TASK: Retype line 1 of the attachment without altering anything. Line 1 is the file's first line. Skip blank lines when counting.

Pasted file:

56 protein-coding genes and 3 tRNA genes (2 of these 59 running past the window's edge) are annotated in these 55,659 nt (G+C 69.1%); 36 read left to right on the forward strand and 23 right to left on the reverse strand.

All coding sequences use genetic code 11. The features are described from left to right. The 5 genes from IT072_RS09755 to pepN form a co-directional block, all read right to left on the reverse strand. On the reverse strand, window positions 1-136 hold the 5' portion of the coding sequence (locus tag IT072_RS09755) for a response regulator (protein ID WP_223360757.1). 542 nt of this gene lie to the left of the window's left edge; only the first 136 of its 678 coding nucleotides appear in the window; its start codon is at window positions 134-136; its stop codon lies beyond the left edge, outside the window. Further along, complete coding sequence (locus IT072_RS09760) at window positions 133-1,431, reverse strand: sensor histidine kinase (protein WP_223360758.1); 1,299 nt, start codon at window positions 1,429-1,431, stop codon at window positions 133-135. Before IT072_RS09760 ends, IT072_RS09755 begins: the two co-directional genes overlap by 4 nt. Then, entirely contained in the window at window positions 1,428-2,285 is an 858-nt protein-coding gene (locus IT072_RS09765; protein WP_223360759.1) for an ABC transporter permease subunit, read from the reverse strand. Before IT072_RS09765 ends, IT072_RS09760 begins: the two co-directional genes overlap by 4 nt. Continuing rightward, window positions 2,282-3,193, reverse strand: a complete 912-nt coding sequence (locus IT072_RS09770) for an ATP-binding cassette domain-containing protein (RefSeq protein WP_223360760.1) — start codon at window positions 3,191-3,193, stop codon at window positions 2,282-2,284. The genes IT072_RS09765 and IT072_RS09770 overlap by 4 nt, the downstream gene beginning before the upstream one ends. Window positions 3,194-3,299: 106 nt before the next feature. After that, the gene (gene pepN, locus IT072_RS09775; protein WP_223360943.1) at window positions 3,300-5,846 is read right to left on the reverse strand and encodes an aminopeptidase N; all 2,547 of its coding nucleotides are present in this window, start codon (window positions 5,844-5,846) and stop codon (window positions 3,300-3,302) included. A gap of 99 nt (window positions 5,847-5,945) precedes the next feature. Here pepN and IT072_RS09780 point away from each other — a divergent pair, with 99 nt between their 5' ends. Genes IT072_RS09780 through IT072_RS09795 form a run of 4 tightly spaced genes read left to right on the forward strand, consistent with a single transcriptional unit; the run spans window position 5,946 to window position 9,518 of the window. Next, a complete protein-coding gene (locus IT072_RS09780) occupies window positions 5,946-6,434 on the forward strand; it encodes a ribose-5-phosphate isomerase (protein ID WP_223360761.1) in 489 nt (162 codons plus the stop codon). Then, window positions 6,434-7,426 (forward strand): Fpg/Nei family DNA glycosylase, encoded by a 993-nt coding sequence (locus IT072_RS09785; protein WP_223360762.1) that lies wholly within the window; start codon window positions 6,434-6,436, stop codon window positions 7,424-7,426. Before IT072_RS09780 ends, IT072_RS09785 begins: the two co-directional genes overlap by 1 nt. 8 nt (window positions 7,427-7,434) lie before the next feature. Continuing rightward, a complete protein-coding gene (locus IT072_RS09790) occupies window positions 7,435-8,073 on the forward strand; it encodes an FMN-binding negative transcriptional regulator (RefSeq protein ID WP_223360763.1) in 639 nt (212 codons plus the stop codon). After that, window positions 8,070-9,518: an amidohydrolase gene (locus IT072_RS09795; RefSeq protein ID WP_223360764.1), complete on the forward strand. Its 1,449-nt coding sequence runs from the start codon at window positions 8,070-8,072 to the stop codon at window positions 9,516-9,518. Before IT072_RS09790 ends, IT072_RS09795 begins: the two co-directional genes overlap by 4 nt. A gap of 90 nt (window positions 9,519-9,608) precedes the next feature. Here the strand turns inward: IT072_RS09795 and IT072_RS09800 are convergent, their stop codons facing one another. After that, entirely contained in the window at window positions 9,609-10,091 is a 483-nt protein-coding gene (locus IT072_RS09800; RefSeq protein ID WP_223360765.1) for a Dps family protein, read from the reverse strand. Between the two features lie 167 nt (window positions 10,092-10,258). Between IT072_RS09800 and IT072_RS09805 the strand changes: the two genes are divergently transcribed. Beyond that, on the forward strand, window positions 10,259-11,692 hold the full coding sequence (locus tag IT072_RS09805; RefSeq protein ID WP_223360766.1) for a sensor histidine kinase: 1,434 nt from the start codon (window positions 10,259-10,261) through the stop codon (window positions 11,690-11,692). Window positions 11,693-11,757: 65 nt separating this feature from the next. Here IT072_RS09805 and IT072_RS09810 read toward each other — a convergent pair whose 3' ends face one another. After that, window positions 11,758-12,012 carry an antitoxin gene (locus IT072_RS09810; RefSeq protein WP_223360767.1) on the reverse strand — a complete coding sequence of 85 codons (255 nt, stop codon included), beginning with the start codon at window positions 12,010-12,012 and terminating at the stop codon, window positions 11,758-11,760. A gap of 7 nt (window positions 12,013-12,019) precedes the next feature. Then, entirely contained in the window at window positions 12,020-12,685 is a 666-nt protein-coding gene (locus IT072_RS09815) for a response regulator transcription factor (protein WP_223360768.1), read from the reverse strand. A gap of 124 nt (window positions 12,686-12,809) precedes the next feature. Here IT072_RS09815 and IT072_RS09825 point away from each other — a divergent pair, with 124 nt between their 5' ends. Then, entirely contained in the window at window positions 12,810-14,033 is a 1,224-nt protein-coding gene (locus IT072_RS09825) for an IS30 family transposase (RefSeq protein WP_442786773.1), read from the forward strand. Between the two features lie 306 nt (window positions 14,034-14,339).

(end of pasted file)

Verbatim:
56 protein-coding genes and 3 tRNA genes (2 of these 59 running past the window's edge) are annotated in these 55,659 nt (G+C 69.1%); 36 read left to right on the forward strand and 23 right to left on the reverse strand.